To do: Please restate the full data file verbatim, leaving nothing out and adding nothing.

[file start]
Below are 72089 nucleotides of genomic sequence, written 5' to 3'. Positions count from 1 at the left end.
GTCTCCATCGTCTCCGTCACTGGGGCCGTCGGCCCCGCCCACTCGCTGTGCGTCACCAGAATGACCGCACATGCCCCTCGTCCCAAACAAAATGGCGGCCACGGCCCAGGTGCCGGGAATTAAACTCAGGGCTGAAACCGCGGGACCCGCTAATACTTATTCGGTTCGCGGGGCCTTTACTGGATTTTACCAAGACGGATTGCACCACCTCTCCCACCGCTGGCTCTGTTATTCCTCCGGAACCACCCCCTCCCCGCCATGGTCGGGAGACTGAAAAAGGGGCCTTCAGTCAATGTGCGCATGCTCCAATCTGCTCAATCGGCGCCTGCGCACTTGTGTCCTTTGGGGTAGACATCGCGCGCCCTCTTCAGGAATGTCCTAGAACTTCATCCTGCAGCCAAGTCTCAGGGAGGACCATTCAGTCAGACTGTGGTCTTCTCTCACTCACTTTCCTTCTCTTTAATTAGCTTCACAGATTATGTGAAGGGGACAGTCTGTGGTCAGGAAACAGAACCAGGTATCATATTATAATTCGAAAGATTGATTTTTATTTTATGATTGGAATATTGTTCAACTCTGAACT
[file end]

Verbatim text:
Below are 72089 nucleotides of genomic sequence, written 5' to 3'. Positions count from 1 at the left end.
GTCTCCATCGTCTCCGTCACTGGGGCCGTCGGCCCCGCCCACTCGCTGTGCGTCACCAGAATGACCGCACATGCCCCTCGTCCCAAACAAAATGGCGGCCACGGCCCAGGTGCCGGGAATTAAACTCAGGGCTGAAACCGCGGGACCCGCTAATACTTATTCGGTTCGCGGGGCCTTTACTGGATTTTACCAAGACGGATTGCACCACCTCTCCCACCGCTGGCTCTGTTATTCCTCCGGAACCACCCCCTCCCCGCCATGGTCGGGAGACTGAAAAAGGGGCCTTCAGTCAATGTGCGCATGCTCCAATCTGCTCAATCGGCGCCTGCGCACTTGTGTCCTTTGGGGTAGACATCGCGCGCCCTCTTCAGGAATGTCCTAGAACTTCATCCTGCAGCCAAGTCTCAGGGAGGACCATTCAGTCAGACTGTGGTCTTCTCTCACTCACTTTCCTTCTCTTTAATTAGCTTCACAGATTATGTGAAGGGGACAGTCTGTGGTCAGGAAACAGAACCAGGTATCATATTATAATTCGAAAGATTGATTTTTATTTTATGATTGGAATATTGTTCAACTCTGAACT